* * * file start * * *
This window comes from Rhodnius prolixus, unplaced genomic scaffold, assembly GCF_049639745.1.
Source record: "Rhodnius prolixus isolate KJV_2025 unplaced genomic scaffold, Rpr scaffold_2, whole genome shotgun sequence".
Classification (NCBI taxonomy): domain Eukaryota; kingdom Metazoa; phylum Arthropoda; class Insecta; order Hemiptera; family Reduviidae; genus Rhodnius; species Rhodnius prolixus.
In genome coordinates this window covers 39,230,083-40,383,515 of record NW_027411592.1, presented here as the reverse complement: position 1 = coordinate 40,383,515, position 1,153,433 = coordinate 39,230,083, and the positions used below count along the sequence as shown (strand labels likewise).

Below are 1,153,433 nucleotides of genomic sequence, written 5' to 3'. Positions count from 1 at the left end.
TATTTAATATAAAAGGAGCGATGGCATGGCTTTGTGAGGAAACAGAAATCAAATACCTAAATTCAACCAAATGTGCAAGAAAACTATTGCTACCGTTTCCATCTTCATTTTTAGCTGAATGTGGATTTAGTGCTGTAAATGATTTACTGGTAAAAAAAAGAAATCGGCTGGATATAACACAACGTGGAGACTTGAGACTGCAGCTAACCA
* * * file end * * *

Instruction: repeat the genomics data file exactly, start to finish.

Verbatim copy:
This window comes from Rhodnius prolixus, unplaced genomic scaffold, assembly GCF_049639745.1.
Source record: "Rhodnius prolixus isolate KJV_2025 unplaced genomic scaffold, Rpr scaffold_2, whole genome shotgun sequence".
Classification (NCBI taxonomy): domain Eukaryota; kingdom Metazoa; phylum Arthropoda; class Insecta; order Hemiptera; family Reduviidae; genus Rhodnius; species Rhodnius prolixus.
In genome coordinates this window covers 39,230,083-40,383,515 of record NW_027411592.1, presented here as the reverse complement: position 1 = coordinate 40,383,515, position 1,153,433 = coordinate 39,230,083, and the positions used below count along the sequence as shown (strand labels likewise).

Below are 1,153,433 nucleotides of genomic sequence, written 5' to 3'. Positions count from 1 at the left end.
TATTTAATATAAAAGGAGCGATGGCATGGCTTTGTGAGGAAACAGAAATCAAATACCTAAATTCAACCAAATGTGCAAGAAAACTATTGCTACCGTTTCCATCTTCATTTTTAGCTGAATGTGGATTTAGTGCTGTAAATGATTTACTGGTAAAAAAAAGAAATCGGCTGGATATAACACAACGTGGAGACTTGAGACTGCAGCTAACCA